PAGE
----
NATWEST is planning to help 10 million people to manage their financial wellbeing every year by 2027, following data showing the scale of anxiety felt about personal finances.

Only one in five currently feel extremely or very satisfied with their current financial situation. The data was gathered through NatWest’s Digital Financial Health Checks showing a need among for financial wellbeing support. Almost half (49%) couldn't easily handle a large, unexpected cost right now (like a new boiler).

Supporting people with their financial wellbeing has never been more important with increases in the cost of living. Almost two thirds (64%) of respondents said the increased cost of living is impacting them1.

The bank aims to reach this target by the end of 2027 through digital tools and personalised engagements, such as financial health checks, and the recently extended Know Your Credit Score service now available to non-customers.

Alison Rose, CEO, NatWest Group, said: “Supporting people to manage their money and reach their financial goals is central to our Purpose. We recognise the important role we play in helping people build their financial capability, and this new targeted support will ensure that people, families and business, right across the country are given the tools to take control and start to thrive."

This work builds on the bank’s longstanding focus on financial wellbeing, and track record in helping people- the bank has recently reached a goal set in 2020 to help 2m people to save more than £100 for the first time, helping to build a savings habit and resilience for the future. Over 1.46m customers have signed up to save using round-ups since its launch and have saved almost £240m.

Through the cost of living, NatWest has been partnering with charities to help those most in need. NatWest set up the Circle Fund with domestic abuse charity SafeLives in 2020 with a donation of £1m and has now distributed funding through community based services to over 2600 people for crisis support and to aid safety and recovery. Grants have included support to families involving more than 1500 children.

Ellen Miller, Interim Chief Executive of SafeLives, said: “The Circle Fund has made a big impact on the lives of thousands of survivors of domestic abuse and their children right across the UK. The Fund has helped us to get support to where it’s needed most, via local domestic abuse services, 40% of which are small specialist organisations supporting marginalised communities.  It has given survivors freedom to rebuild their lives and it’s sobering that a relatively small sum of money can be life changing. “We’re delighted to have the support of NatWest, in helping people reach safety and live the lives they want after harm has happened.  Domestic abuse is everyone’s business and together we can make it stop.”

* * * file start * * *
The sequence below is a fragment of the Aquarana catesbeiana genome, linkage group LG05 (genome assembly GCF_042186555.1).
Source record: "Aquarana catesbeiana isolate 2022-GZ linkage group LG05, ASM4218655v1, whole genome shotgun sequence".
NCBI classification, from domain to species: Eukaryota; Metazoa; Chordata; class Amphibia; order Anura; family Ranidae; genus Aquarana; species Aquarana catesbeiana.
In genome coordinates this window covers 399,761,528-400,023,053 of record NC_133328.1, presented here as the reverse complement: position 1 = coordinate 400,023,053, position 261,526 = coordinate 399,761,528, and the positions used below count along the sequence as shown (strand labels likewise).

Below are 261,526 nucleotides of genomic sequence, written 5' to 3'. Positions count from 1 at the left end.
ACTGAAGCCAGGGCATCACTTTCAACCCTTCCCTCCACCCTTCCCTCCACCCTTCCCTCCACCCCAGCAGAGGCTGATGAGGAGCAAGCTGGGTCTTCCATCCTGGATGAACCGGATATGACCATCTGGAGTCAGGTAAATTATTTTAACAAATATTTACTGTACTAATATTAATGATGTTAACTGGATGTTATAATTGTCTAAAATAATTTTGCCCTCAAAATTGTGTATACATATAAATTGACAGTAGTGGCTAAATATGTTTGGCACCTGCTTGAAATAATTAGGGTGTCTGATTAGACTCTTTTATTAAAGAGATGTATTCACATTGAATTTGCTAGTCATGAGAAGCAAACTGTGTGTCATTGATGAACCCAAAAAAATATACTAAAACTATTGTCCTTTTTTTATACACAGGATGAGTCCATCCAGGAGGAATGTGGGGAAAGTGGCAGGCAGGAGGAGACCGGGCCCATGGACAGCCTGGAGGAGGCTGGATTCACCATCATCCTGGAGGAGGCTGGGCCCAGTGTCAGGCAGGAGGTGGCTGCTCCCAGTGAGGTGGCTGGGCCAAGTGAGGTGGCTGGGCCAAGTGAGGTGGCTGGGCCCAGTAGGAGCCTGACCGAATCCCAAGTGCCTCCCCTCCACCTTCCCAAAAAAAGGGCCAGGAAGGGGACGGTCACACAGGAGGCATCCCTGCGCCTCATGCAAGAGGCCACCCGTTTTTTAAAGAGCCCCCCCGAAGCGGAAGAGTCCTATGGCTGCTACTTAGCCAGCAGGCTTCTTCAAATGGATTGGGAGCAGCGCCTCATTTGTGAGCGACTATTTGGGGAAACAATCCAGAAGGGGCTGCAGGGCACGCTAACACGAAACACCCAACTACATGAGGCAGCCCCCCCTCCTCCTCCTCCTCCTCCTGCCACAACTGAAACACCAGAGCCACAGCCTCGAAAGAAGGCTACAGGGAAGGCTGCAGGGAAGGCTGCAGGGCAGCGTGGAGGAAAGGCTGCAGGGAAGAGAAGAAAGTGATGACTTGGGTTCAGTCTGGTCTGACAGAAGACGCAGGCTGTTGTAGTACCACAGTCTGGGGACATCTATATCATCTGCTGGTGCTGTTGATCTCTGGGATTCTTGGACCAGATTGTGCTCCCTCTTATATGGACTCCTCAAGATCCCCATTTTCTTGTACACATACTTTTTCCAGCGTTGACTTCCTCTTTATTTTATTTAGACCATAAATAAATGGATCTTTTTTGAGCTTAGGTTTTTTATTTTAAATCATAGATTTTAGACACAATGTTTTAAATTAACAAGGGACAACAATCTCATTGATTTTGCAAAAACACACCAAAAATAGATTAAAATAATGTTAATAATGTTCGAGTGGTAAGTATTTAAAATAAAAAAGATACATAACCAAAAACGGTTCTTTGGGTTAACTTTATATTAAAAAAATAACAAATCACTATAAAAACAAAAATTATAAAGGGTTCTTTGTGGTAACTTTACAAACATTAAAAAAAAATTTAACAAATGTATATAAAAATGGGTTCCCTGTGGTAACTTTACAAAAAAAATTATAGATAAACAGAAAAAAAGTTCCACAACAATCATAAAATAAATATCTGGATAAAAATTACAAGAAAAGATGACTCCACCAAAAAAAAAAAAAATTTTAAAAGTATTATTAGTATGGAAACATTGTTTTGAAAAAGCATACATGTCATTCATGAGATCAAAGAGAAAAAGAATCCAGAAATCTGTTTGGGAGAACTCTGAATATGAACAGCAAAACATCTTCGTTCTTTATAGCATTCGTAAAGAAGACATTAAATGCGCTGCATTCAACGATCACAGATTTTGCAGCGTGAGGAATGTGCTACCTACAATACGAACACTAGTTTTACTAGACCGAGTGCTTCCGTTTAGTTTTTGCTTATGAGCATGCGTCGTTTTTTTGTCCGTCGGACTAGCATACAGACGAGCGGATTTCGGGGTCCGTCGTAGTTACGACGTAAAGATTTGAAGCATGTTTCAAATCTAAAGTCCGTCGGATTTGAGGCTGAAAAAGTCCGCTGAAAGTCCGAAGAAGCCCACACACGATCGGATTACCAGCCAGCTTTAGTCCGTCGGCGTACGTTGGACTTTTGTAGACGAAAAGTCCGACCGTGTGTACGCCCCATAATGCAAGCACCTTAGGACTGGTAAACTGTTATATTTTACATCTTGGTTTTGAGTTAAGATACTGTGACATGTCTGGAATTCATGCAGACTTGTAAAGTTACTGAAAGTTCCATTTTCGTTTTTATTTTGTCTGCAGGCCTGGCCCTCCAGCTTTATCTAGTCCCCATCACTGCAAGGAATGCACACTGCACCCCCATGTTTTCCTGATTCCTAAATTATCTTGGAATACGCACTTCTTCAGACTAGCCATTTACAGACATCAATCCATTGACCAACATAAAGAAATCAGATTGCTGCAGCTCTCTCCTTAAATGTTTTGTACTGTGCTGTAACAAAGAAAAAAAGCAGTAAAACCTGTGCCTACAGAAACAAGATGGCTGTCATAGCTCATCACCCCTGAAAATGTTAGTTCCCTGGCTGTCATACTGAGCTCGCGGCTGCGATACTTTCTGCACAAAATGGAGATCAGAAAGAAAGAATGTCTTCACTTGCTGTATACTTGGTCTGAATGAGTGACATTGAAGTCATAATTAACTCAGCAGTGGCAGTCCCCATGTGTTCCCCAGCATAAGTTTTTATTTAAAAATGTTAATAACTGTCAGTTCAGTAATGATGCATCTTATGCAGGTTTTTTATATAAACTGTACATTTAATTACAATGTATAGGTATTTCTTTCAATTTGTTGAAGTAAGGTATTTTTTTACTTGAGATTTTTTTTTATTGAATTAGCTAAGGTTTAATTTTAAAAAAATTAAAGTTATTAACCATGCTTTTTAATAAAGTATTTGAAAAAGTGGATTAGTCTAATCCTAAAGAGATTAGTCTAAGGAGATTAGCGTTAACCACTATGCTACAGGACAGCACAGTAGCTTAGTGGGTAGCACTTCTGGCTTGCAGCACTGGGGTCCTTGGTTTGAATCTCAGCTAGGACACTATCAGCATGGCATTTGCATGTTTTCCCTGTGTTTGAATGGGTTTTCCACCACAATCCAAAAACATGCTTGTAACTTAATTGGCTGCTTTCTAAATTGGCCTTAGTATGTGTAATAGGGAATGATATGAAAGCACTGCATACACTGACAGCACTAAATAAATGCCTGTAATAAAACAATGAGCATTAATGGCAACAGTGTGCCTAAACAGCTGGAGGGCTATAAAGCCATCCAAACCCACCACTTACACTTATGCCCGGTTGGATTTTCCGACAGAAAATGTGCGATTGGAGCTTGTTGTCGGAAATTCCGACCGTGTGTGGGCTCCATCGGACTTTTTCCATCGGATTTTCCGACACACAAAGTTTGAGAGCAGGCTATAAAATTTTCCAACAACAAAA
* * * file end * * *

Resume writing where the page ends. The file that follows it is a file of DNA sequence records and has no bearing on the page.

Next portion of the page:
Theodora Hadjimichael, CEO of Responsible Finance, said: "Every year, tens of thousands of people save money and avoid higher-cost and illegal lenders thanks to a Responsible Finance member. But community lenders can't offer credit to everyone who applies. The NatWest and Responsible Finance Hardship Grant programme is an exact fit with why we exist: to help households make their financial position stronger. Through this partnership, NatWest is demonstrating leadership and purpose in the financial sector and we are really pleased with the success of this programme. It is heart-rending to hear the challenges so many are going through but we are grateful that these small grants are having such an enormous impact in homes all over the UK."

In January this year NatWest Group distributed £900,000 to Responsible Finance to support Community Development Financial Institutions (CDFIs) in delivering small grants to individuals who can’t access lending. Over £245,000 has now been distributed to 2472 households/people. Around a quarter of those helped have been unemployed and three quarters earn less than £21K a year. Two thirds are single parents with children under 18.

In a targeted move to support those managing the change in the cost of living, the bank stopped all fees and charges for personal mortgage customers in persistent financial difficulty from the end of April 2023, when receiving help from its specialist Financial Health and Support teams. NatWest also has 130 trained facilitators ready to deliver workshops on money management and fraud awareness and intends to train more during 2023.

NatWest has provided £47.8 million of cost-of-living support since January 2022 to personal customers, through measures such as debt consolidation, fee capping and suppression of interest.

Of those customers previously identified as being either in food or fuel poverty at the end of last year, the bank has been in touch with almost 1 million of them to help support their financial wellbeing.